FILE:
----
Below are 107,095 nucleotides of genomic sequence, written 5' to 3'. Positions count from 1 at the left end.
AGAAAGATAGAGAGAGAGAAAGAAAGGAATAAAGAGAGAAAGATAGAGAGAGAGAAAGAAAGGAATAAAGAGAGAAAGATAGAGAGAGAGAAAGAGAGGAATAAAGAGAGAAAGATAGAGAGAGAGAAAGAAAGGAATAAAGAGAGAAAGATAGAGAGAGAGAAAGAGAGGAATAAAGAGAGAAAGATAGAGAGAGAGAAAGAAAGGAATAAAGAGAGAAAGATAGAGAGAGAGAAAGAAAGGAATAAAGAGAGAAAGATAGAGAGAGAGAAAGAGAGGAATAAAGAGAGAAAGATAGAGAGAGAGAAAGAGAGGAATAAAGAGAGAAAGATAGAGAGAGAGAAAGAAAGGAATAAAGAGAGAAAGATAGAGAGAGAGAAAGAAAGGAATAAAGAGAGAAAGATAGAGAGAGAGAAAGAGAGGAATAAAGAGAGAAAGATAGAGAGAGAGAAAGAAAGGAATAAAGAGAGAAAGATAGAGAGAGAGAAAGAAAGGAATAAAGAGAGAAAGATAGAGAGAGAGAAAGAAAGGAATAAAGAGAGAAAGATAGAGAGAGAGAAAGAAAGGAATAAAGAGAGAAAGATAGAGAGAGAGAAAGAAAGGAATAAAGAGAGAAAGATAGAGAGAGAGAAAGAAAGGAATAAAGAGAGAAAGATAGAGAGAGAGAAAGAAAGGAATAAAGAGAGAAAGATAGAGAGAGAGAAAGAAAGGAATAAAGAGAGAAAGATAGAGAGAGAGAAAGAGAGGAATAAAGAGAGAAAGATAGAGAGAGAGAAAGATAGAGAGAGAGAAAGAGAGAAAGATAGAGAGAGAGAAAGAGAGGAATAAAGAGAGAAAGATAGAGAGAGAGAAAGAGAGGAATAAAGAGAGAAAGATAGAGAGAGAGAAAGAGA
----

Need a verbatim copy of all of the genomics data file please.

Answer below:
Below are 107,095 nucleotides of genomic sequence, written 5' to 3'. Positions count from 1 at the left end.
AGAAAGATAGAGAGAGAGAAAGAAAGGAATAAAGAGAGAAAGATAGAGAGAGAGAAAGAAAGGAATAAAGAGAGAAAGATAGAGAGAGAGAAAGAGAGGAATAAAGAGAGAAAGATAGAGAGAGAGAAAGAAAGGAATAAAGAGAGAAAGATAGAGAGAGAGAAAGAGAGGAATAAAGAGAGAAAGATAGAGAGAGAGAAAGAAAGGAATAAAGAGAGAAAGATAGAGAGAGAGAAAGAAAGGAATAAAGAGAGAAAGATAGAGAGAGAGAAAGAGAGGAATAAAGAGAGAAAGATAGAGAGAGAGAAAGAGAGGAATAAAGAGAGAAAGATAGAGAGAGAGAAAGAAAGGAATAAAGAGAGAAAGATAGAGAGAGAGAAAGAAAGGAATAAAGAGAGAAAGATAGAGAGAGAGAAAGAGAGGAATAAAGAGAGAAAGATAGAGAGAGAGAAAGAAAGGAATAAAGAGAGAAAGATAGAGAGAGAGAAAGAAAGGAATAAAGAGAGAAAGATAGAGAGAGAGAAAGAAAGGAATAAAGAGAGAAAGATAGAGAGAGAGAAAGAAAGGAATAAAGAGAGAAAGATAGAGAGAGAGAAAGAAAGGAATAAAGAGAGAAAGATAGAGAGAGAGAAAGAAAGGAATAAAGAGAGAAAGATAGAGAGAGAGAAAGAAAGGAATAAAGAGAGAAAGATAGAGAGAGAGAAAGAAAGGAATAAAGAGAGAAAGATAGAGAGAGAGAAAGAGAGGAATAAAGAGAGAAAGATAGAGAGAGAGAAAGATAGAGAGAGAGAAAGAGAGAAAGATAGAGAGAGAGAAAGAGAGGAATAAAGAGAGAAAGATAGAGAGAGAGAAAGAGAGGAATAAAGAGAGAAAGATAGAGAGAGAGAAAGAGA